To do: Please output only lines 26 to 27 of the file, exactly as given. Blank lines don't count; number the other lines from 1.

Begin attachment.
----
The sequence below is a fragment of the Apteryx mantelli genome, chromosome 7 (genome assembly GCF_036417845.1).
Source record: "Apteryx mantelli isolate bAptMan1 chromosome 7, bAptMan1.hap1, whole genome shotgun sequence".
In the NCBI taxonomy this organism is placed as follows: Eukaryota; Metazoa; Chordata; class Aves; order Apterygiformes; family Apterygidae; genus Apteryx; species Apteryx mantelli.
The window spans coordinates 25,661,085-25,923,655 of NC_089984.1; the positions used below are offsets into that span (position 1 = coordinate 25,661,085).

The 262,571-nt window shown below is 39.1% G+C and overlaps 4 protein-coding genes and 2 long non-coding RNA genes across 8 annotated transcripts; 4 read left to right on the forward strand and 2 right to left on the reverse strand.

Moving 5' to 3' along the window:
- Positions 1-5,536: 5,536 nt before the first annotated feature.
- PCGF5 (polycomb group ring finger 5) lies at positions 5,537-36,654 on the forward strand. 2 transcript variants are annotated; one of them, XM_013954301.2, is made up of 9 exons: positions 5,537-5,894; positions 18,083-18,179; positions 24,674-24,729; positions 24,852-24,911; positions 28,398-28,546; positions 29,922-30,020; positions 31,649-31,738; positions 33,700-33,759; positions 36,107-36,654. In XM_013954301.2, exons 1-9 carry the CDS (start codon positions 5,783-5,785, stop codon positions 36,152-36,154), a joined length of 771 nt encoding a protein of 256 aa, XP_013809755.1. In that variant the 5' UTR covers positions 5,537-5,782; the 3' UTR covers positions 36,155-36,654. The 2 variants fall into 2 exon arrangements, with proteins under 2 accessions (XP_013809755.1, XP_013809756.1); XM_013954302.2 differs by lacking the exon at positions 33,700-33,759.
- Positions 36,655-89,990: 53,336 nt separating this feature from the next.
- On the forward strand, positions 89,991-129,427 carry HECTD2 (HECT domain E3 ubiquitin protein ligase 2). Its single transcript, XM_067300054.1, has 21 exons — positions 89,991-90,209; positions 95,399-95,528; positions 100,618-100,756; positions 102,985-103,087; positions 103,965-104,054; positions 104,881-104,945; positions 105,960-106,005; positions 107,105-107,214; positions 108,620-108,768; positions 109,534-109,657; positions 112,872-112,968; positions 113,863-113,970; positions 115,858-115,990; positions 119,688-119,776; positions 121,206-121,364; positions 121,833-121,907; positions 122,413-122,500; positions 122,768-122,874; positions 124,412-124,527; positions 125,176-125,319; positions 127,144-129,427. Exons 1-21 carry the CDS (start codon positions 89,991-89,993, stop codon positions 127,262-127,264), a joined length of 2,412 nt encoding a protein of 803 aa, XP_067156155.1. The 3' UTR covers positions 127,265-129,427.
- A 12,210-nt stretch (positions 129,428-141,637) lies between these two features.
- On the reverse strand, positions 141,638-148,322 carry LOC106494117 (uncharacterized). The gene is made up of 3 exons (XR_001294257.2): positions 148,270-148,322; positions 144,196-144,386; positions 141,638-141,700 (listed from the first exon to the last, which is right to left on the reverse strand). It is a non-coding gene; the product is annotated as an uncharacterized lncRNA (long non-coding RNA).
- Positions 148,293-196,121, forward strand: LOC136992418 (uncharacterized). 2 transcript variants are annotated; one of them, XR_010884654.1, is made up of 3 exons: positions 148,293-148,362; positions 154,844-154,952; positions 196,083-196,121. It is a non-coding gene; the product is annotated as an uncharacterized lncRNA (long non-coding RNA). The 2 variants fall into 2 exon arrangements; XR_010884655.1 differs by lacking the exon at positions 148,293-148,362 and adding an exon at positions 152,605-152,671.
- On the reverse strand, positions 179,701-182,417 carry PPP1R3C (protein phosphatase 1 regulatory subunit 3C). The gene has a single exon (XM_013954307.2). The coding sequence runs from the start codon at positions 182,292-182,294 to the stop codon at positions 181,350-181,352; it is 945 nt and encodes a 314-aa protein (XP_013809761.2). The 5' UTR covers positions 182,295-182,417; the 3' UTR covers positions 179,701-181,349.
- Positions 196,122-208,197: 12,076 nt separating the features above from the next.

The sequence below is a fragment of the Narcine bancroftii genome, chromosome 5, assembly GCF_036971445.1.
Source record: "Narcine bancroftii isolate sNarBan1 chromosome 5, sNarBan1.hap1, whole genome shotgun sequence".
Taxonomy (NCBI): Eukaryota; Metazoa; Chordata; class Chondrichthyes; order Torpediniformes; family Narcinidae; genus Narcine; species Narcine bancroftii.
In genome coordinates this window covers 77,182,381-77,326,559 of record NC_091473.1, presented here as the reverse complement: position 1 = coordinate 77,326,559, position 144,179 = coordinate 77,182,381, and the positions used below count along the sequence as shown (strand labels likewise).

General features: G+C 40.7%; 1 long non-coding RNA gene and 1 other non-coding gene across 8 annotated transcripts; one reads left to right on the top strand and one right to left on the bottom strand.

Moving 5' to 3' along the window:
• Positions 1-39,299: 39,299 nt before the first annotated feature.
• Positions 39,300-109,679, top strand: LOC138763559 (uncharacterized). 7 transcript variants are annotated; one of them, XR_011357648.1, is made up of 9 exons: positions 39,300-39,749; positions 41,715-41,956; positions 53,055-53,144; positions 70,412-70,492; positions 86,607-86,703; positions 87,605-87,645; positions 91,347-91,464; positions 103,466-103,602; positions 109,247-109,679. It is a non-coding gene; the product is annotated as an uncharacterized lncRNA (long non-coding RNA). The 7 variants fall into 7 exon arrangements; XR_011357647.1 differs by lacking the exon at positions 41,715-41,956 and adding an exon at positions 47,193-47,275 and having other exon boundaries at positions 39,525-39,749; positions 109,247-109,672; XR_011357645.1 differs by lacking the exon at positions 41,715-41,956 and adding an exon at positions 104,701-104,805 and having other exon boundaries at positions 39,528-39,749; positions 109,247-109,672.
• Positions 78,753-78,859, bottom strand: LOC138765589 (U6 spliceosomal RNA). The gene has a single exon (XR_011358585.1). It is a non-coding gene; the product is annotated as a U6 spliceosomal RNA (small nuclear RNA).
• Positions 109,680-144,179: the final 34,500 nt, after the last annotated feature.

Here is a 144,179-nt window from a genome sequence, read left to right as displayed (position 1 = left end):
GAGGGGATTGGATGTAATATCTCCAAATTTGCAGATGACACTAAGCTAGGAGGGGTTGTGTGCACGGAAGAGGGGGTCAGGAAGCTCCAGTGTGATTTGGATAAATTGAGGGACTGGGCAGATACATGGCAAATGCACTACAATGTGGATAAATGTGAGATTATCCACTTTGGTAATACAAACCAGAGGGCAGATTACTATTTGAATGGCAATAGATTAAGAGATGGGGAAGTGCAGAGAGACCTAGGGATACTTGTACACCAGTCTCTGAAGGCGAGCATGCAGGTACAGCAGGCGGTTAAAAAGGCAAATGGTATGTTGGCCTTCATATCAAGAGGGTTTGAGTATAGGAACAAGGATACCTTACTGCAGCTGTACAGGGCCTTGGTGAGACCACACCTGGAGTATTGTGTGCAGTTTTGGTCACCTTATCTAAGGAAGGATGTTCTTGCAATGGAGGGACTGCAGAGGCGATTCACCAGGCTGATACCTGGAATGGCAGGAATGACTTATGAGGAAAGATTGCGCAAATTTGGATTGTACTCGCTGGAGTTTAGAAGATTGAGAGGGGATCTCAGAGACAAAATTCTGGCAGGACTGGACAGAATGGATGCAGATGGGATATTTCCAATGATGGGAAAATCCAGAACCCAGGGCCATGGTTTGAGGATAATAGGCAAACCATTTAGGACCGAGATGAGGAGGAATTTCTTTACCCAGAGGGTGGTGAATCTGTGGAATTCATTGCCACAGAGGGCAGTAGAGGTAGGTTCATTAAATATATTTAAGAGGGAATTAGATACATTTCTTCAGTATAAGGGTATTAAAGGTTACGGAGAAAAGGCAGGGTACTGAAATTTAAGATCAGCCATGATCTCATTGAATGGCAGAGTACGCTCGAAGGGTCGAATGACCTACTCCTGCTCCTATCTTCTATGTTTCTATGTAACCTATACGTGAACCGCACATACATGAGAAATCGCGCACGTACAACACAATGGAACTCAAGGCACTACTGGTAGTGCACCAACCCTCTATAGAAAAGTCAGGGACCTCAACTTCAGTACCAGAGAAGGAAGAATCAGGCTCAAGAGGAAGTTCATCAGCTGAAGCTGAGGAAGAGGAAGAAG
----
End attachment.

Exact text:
Here is a 144,179-nt window from a genome sequence, read left to right as displayed (position 1 = left end):
GAGGGGATTGGATGTAATATCTCCAAATTTGCAGATGACACTAAGCTAGGAGGGGTTGTGTGCACGGAAGAGGGGGTCAGGAAGCTCCAGTGTGATTTGGATAAATTGAGGGACTGGGCAGATACATGGCAAATGCACTACAATGTGGATAAATGTGAGATTATCCACTTTGGTAATACAAACCAGAGGGCAGATTACTATTTGAATGGCAATAGATTAAGAGATGGGGAAGTGCAGAGAGACCTAGGGATACTTGTACACCAGTCTCTGAAGGCGAGCATGCAGGTACAGCAGGCGGTTAAAAAGGCAAATGGTATGTTGGCCTTCATATCAAGAGGGTTTGAGTATAGGAACAAGGATACCTTACTGCAGCTGTACAGGGCCTTGGTGAGACCACACCTGGAGTATTGTGTGCAGTTTTGGTCACCTTATCTAAGGAAGGATGTTCTTGCAATGGAGGGACTGCAGAGGCGATTCACCAGGCTGATACCTGGAATGGCAGGAATGACTTATGAGGAAAGATTGCGCAAATTTGGATTGTACTCGCTGGAGTTTAGAAGATTGAGAGGGGATCTCAGAGACAAAATTCTGGCAGGACTGGACAGAATGGATGCAGATGGGATATTTCCAATGATGGGAAAATCCAGAACCCAGGGCCATGGTTTGAGGATAATAGGCAAACCATTTAGGACCGAGATGAGGAGGAATTTCTTTACCCAGAGGGTGGTGAATCTGTGGAATTCATTGCCACAGAGGGCAGTAGAGGTAGGTTCATTAAATATATTTAAGAGGGAATTAGATACATTTCTTCAGTATAAGGGTATTAAAGGTTACGGAGAAAAGGCAGGGTACTGAAATTTAAGATCAGCCATGATCTCATTGAATGGCAGAGTACGCTCGAAGGGTCGAATGACCTACTCCTGCTCCTATCTTCTATGTTTCTATGTAACCTATACGTGAACCGCACATACATGAGAAATCGCGCACGTACAACACAATGGAACTCAAGGCACTACTGGTAGTGCACCAACCCTCTATAGAAAAGTCAGGGACCTCAACTTCAGTACCAGAGAAGGAAGAATCAGGCTCAAGAGGAAGTTCATCAGCTGAAGCTGAGGAAGAGGAAGAAG